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Moosehead
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Discussion Starter · #1 ·
So after seeing tremendous photos of Larry riding a Pugsley in fresh snow, I got the bug to put together a (relatively) poor man's version of a snow bike. Put the Schwalbe Icespiker Pros on the Spot and headed out on New Year's Eve. Had visions of cleaning my favorite ST at less than top speed. Some weak photos below.

Truth is maybe covered 9 miles in 2 hours or so, did ton's of hike a bike, and a few OTB when the front tire submarined. It was a warm day, low 30's, which was not ideal as the 2.1" studded snows sank in the softer snow under my big behind. Even firmly packed snow was like riding in deep sand due to the warmer temps. My first ride take is that ideal conditions would be firm and frozen, or 3-4" of fresh over firm base.

ST was redefined, because if you didn't ride the packed middle rail, you were supermanning into the snow. Riding on ice and hardpack snow gave nearly as much traction as rubber on dry pavement, though slightly slower due to the increased rolling resistance. Speed is your friend in the softer stuff, though it will punish as well if either tire pokes through or goes sideways. Going 10 MPH feels like 25 MPH in normal conditions.

Early read is go Pugsley if you are serious about riding soft snow all season, as it provides bouancy with 3"+ rubber. The studded snows work well in hardpack conditions, and would be ideal winter commuters as well. They gave better than imagined traction on pavement, but were loud and slower. Some here ride the studs for MTB in spring and fall for mudshedding capability, and they actually provide traction on wet roots and manmade features or stunts. Suggest flats and lightweight snow boots vs. clipless and booties which were a total PITA.

Any other snow tips would be much appreciated. I'll send out other ride notes and hopefully better photos in colder conditions.

Link to Studded Schwalbe's: http://phattire1.stores.yahoo.net/scicespproke.html

Other helpul link: http://www.icebike.org/
 

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Bite Me.
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I never was much of a fan for studs unless I was commuting on packed road ice - for general snow riding I rigged the Burner with Snow Cat SL rims and 2.4s and stayed on pretty well packed snowshoe trails or snowmobile routes. If the powder got really deep, it would get impossible to ride, even with a Pugsley ('tho I never rode one). But by then the skiing was pretty good. If you live near a resort, it's great - all the tourists pay top dollar to slap on the snow shoes and pack out your favorite summer single track into a buff winter riding trail - the folks from Kansas used to look at me like was insane.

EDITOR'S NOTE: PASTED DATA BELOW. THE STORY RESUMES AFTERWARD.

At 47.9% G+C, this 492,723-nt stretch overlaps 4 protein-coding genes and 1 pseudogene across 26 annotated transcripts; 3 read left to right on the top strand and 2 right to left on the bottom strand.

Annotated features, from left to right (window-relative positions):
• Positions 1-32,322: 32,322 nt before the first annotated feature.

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fried stuff with cheese
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I agree, I've had no luck with studs unless riding on glare ice.
I found that just running really low pressure on my Fat Albert 2.35's work really well. Even on the occasional ice patch. Once there is more than 3-4" of unpacked snow on the ground I find it's not worth even trying to ride. (Keeping in mind that our NE snow is typically like wet cement and when we do get then nice fluffy stuff it's too cold to ride)
Today in central NH the snow conditions are ideal, ground frozen solid and a fresh 3" coating of powder but given that today's high temp is going to be -10 F I think I'll just stay inside.
 

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moosehead said:
Going 10 MPH feels like 25 MPH in normal conditions.
Good observation. I think this is a large part of why snow biking can be so rewarding (when it isn't downright frustrating). I was out on my RFX yesterday and had it in my second smallest gear pedaling downhill. This was after I labored through a flat section, and quickly discovered that anything with an upward slope was unrideable. :madman: Fortunately I found another trail that had been ridden by ATV's, and was able to ride most of it.

When conditions are right there is nothing better. The more floatation you have, the more likely you'll encounter such conditions. Fortunately Turners are known for their generous tire clearance. :cool:



 

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Elitest thrill junkie
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It's fine when the snow is packed down pretty nicely. Here are some shots from a couple days ago in AZ.
 

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tscheezy, Do you have much clearance on the rear tire, and have you compared the set up to a pugsley? Building a set of these wheels seems like a good option instead of a pugsley. Any thoughts or guidance on mods that need to be made besides the wheels.
 

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Moosehead
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Discussion Starter · #14 ·
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